• (*)Licence: Select the appropriate license category and the individual terms and conditions that are applicable. Note, however, that the license cannot be specified fully via META-SHARE, and this is why we always additionally include a persistent reference to the license page under Documentation.
      • Note that it is in principle possible to define the metadata for several different licenses for a given resource, but this feature is not systematically used by the Language Bank. (It might, however, be useful in case the same content is available, e.g., for research use as well as for commercial use. To avoid confusion, such parallel license documents should be very clearly separated in the Documentation section for the different types of users and purposes.)
    • (*)Attribution text: Information regarding the recommended/required way of citing the resource.
      • If the resource is not yet available in the Language Bank, the automatic citation instructions will not yet be found on the Language Bank website. Meanwhile, for the convenience of the resource creator/depositor, we can offer to include the corresponding citation format in the Attribution text field.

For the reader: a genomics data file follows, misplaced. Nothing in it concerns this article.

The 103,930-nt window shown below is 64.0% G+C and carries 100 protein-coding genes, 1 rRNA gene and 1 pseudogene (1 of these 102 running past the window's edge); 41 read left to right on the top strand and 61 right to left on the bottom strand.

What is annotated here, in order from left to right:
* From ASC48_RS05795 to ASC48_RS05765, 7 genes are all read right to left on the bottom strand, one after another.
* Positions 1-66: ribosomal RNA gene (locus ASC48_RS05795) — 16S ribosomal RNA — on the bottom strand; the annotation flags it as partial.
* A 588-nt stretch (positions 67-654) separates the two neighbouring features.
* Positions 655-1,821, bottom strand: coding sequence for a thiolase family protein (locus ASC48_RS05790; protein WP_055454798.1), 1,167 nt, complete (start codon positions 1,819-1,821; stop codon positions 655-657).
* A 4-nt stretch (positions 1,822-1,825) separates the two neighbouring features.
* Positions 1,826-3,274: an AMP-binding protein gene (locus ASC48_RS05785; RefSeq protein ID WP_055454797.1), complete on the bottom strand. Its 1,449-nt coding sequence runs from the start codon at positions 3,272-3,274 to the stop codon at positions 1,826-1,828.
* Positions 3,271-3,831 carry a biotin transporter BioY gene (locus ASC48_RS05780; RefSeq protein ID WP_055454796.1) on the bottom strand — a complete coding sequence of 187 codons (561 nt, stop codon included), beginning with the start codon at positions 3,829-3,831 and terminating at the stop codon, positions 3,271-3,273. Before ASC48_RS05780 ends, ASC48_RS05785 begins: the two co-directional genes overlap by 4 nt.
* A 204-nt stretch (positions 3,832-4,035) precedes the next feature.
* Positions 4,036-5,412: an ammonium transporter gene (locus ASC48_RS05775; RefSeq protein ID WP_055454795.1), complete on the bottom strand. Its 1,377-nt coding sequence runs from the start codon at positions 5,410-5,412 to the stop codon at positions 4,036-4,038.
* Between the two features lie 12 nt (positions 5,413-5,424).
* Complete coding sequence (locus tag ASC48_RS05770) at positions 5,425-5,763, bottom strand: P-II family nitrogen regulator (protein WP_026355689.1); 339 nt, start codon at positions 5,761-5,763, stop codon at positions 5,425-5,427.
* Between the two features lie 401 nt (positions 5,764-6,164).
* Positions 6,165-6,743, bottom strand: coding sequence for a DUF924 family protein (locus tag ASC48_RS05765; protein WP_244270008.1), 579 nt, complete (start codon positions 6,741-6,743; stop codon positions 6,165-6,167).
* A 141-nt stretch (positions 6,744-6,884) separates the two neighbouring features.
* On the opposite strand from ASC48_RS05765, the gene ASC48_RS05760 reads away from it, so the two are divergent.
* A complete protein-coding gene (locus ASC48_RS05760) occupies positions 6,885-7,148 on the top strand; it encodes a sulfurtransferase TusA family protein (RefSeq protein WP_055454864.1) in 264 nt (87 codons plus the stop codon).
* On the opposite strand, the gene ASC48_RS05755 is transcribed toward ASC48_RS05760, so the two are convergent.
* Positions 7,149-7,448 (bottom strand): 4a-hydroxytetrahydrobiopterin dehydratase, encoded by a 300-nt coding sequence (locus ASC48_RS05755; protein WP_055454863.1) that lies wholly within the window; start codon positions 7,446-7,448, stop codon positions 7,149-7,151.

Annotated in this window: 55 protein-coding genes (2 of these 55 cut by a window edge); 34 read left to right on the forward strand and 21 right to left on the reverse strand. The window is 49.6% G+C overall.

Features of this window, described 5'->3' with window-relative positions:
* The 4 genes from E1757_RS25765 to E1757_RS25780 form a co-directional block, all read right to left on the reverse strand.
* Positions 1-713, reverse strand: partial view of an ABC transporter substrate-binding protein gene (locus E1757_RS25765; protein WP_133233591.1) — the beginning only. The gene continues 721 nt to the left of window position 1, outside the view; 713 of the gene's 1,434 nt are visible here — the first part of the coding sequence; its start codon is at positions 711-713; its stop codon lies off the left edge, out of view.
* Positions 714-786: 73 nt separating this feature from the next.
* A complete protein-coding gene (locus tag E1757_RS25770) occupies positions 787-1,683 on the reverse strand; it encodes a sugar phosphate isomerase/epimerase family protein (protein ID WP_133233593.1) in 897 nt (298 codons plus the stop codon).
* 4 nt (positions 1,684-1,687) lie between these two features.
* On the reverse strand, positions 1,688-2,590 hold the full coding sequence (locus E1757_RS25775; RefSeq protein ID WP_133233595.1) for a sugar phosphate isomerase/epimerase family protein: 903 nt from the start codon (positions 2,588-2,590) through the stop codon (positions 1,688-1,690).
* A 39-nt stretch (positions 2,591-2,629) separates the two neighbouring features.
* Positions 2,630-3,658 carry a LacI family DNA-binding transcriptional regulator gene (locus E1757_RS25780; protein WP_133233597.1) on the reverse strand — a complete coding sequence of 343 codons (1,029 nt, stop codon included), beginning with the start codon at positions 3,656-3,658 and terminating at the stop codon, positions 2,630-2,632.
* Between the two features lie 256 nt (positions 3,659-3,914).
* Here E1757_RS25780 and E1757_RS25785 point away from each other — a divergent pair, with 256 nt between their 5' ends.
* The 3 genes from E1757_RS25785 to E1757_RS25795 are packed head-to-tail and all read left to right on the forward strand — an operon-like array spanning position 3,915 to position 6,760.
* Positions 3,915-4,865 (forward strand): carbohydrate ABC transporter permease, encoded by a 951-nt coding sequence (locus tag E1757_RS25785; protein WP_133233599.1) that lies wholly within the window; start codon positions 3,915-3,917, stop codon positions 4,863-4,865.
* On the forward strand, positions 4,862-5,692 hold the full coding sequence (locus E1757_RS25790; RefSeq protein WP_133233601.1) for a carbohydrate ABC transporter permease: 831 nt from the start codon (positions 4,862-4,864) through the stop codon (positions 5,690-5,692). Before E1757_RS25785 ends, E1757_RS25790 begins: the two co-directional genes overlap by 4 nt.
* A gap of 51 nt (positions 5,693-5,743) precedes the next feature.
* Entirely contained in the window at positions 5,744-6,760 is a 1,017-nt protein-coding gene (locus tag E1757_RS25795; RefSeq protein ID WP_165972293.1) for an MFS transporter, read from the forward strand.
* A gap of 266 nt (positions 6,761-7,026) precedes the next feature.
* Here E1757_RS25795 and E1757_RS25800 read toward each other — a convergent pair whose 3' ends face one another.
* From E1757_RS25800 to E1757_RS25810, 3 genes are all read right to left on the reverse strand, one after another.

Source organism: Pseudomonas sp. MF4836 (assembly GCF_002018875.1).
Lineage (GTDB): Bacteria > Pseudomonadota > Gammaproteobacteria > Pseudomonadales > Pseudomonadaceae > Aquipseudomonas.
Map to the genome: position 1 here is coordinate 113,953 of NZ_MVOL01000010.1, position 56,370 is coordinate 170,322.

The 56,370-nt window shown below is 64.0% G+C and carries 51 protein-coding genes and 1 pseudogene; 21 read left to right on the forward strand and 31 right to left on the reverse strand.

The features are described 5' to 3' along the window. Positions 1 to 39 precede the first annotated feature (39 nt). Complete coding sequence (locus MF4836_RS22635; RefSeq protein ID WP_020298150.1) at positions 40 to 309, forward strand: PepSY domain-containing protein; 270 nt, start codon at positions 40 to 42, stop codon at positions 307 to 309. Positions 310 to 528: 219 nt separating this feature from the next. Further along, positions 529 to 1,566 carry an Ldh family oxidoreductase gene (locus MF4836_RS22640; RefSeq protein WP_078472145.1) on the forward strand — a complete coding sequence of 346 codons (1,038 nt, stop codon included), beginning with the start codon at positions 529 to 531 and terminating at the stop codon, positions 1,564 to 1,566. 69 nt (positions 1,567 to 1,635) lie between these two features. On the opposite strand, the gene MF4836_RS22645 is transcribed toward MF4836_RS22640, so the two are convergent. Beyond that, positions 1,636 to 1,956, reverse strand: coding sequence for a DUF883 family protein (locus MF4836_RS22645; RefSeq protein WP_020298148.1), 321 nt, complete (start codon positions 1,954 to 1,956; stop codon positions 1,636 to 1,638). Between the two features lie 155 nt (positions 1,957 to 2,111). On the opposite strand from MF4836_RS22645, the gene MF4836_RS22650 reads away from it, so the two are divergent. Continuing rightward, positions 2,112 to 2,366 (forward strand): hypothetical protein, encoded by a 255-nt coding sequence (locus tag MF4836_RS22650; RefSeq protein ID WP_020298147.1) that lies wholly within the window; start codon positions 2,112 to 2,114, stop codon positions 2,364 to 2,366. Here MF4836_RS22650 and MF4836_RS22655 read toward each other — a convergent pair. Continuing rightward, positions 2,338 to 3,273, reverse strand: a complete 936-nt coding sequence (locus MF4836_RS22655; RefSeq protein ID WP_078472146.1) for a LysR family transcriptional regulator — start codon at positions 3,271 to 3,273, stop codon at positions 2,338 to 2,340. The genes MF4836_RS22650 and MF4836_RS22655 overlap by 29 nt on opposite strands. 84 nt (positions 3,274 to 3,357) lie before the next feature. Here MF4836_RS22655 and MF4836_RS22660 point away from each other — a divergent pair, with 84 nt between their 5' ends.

• When the resource is available in the Language Bank, the Attribution text should include the text: ”see Documentation” (English), ”katso Documentation” (Finnish). At the same time, the link to the automatically generated citation instructions should be added under Documentation.
    • (*)Licensor: In case an organization or a person (or both) specifically licenses the resource to be distributed by the Language Bank, they should be listed here.
      • This field can list the parties who signed the deposition license agreement with the University of Helsinki (that represents the Language Bank).
      • In the case of resources that contain personal data, the Licensors should include the Data Controller.
      • It is recommended that this field is filled in when possible.
    • (*)Distribution rights holder: This field is relevant only in cases of ACA and RES licenses. It has not been systematically used by the Language Bank, but it is recommended to include this information for future reference, if possible.